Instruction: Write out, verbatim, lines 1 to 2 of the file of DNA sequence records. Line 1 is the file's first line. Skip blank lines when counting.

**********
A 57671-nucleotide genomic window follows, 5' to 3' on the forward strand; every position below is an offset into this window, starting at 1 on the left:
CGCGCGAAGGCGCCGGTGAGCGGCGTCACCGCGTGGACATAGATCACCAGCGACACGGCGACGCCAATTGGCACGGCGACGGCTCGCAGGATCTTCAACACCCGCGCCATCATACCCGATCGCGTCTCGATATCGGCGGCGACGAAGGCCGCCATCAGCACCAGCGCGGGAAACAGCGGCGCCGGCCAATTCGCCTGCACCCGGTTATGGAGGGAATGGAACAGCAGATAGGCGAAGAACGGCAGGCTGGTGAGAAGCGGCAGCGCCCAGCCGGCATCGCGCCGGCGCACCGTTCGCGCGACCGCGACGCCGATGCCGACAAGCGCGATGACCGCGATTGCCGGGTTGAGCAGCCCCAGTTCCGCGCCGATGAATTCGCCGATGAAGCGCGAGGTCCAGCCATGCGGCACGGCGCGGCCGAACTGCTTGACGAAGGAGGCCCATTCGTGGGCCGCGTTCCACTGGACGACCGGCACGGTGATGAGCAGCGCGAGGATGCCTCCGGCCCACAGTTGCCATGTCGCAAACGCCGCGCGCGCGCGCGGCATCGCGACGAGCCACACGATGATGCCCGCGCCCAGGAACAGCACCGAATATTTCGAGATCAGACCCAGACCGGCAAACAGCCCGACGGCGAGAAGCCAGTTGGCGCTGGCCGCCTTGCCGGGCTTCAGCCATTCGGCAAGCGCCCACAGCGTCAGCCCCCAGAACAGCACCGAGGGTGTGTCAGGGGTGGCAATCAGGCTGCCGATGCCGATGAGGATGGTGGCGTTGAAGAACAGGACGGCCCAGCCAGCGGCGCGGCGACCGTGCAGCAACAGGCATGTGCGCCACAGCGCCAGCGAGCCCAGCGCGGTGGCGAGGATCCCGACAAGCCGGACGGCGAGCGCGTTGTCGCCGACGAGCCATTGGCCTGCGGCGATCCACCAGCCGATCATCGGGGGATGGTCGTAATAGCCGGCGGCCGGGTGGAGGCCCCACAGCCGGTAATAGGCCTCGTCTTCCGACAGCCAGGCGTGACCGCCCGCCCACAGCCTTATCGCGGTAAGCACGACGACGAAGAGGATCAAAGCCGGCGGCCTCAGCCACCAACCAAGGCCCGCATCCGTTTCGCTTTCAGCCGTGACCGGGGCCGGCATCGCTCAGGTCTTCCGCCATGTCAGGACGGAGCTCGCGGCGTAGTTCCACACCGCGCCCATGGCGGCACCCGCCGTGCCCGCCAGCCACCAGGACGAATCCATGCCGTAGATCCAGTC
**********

A 57671-nucleotide genomic window follows, 5' to 3' on the forward strand; every position below is an offset into this window, starting at 1 on the left:
CGCGCGAAGGCGCCGGTGAGCGGCGTCACCGCGTGGACATAGATCACCAGCGACACGGCGACGCCAATTGGCACGGCGACGGCTCGCAGGATCTTCAACACCCGCGCCATCATACCCGATCGCGTCTCGATATCGGCGGCGACGAAGGCCGCCATCAGCACCAGCGCGGGAAACAGCGGCGCCGGCCAATTCGCCTGCACCCGGTTATGGAGGGAATGGAACAGCAGATAGGCGAAGAACGGCAGGCTGGTGAGAAGCGGCAGCGCCCAGCCGGCATCGCGCCGGCGCACCGTTCGCGCGACCGCGACGCCGATGCCGACAAGCGCGATGACCGCGATTGCCGGGTTGAGCAGCCCCAGTTCCGCGCCGATGAATTCGCCGATGAAGCGCGAGGTCCAGCCATGCGGCACGGCGCGGCCGAACTGCTTGACGAAGGAGGCCCATTCGTGGGCCGCGTTCCACTGGACGACCGGCACGGTGATGAGCAGCGCGAGGATGCCTCCGGCCCACAGTTGCCATGTCGCAAACGCCGCGCGCGCGCGCGGCATCGCGACGAGCCACACGATGATGCCCGCGCCCAGGAACAGCACCGAATATTTCGAGATCAGACCCAGACCGGCAAACAGCCCGACGGCGAGAAGCCAGTTGGCGCTGGCCGCCTTGCCGGGCTTCAGCCATTCGGCAAGCGCCCACAGCGTCAGCCCCCAGAACAGCACCGAGGGTGTGTCAGGGGTGGCAATCAGGCTGCCGATGCCGATGAGGATGGTGGCGTTGAAGAACAGGACGGCCCAGCCAGCGGCGCGGCGACCGTGCAGCAACAGGCATGTGCGCCACAGCGCCAGCGAGCCCAGCGCGGTGGCGAGGATCCCGACAAGCCGGACGGCGAGCGCGTTGTCGCCGACGAGCCATTGGCCTGCGGCGATCCACCAGCCGATCATCGGGGGATGGTCGTAATAGCCGGCGGCCGGGTGGAGGCCCCACAGCCGGTAATAGGCCTCGTCTTCCGACAGCCAGGCGTGACCGCCCGCCCACAGCCTTATCGCGGTAAGCACGACGACGAAGAGGATCAAAGCCGGCGGCCTCAGCCACCAACCAAGGCCCGCATCCGTTTCGCTTTCAGCCGTGACCGGGGCCGGCATCGCTCAGGTCTTCCGCCATGTCAGGACGGAGCTCGCGGCGTAGTTCCACACCGCGCCCATGGCGGCACCCGCCGTGCCCGCCAGCCACCAGGACGAATCCATGCCGTAGATCCAGTC